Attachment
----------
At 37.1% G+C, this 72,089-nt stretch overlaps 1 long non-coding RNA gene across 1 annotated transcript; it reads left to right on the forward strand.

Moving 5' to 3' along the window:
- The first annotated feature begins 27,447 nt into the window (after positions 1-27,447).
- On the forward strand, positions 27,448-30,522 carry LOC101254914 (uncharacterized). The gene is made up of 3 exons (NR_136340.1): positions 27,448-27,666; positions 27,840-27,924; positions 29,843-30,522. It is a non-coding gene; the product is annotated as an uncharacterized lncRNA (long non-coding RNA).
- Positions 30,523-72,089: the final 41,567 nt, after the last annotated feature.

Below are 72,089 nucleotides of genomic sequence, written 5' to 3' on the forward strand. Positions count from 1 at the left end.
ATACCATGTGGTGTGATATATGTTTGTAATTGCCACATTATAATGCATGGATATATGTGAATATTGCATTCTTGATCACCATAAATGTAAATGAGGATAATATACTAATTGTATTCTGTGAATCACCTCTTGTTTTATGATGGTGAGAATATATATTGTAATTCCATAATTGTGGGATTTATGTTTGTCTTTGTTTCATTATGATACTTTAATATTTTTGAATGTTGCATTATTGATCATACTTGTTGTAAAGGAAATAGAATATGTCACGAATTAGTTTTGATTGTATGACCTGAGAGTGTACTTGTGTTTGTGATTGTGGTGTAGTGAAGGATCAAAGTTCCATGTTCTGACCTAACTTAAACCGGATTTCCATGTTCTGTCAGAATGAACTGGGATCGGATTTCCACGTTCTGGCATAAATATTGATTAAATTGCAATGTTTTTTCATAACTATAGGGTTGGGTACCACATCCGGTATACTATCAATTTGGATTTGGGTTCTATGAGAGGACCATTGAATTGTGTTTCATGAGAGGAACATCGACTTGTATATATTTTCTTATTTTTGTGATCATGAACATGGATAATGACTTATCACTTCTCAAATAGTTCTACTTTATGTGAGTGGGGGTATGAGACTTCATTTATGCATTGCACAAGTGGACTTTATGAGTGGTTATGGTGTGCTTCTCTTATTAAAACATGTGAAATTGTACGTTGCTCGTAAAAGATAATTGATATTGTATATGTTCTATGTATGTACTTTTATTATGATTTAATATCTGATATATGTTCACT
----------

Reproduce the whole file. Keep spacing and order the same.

At 37.1% G+C, this 72,089-nt stretch overlaps 1 long non-coding RNA gene across 1 annotated transcript; it reads left to right on the forward strand.

Moving 5' to 3' along the window:
- The first annotated feature begins 27,447 nt into the window (after positions 1-27,447).
- On the forward strand, positions 27,448-30,522 carry LOC101254914 (uncharacterized). The gene is made up of 3 exons (NR_136340.1): positions 27,448-27,666; positions 27,840-27,924; positions 29,843-30,522. It is a non-coding gene; the product is annotated as an uncharacterized lncRNA (long non-coding RNA).
- Positions 30,523-72,089: the final 41,567 nt, after the last annotated feature.

Below are 72,089 nucleotides of genomic sequence, written 5' to 3' on the forward strand. Positions count from 1 at the left end.
ATACCATGTGGTGTGATATATGTTTGTAATTGCCACATTATAATGCATGGATATATGTGAATATTGCATTCTTGATCACCATAAATGTAAATGAGGATAATATACTAATTGTATTCTGTGAATCACCTCTTGTTTTATGATGGTGAGAATATATATTGTAATTCCATAATTGTGGGATTTATGTTTGTCTTTGTTTCATTATGATACTTTAATATTTTTGAATGTTGCATTATTGATCATACTTGTTGTAAAGGAAATAGAATATGTCACGAATTAGTTTTGATTGTATGACCTGAGAGTGTACTTGTGTTTGTGATTGTGGTGTAGTGAAGGATCAAAGTTCCATGTTCTGACCTAACTTAAACCGGATTTCCATGTTCTGTCAGAATGAACTGGGATCGGATTTCCACGTTCTGGCATAAATATTGATTAAATTGCAATGTTTTTTCATAACTATAGGGTTGGGTACCACATCCGGTATACTATCAATTTGGATTTGGGTTCTATGAGAGGACCATTGAATTGTGTTTCATGAGAGGAACATCGACTTGTATATATTTTCTTATTTTTGTGATCATGAACATGGATAATGACTTATCACTTCTCAAATAGTTCTACTTTATGTGAGTGGGGGTATGAGACTTCATTTATGCATTGCACAAGTGGACTTTATGAGTGGTTATGGTGTGCTTCTCTTATTAAAACATGTGAAATTGTACGTTGCTCGTAAAAGATAATTGATATTGTATATGTTCTATGTATGTACTTTTATTATGATTTAATATCTGATATATGTTCACT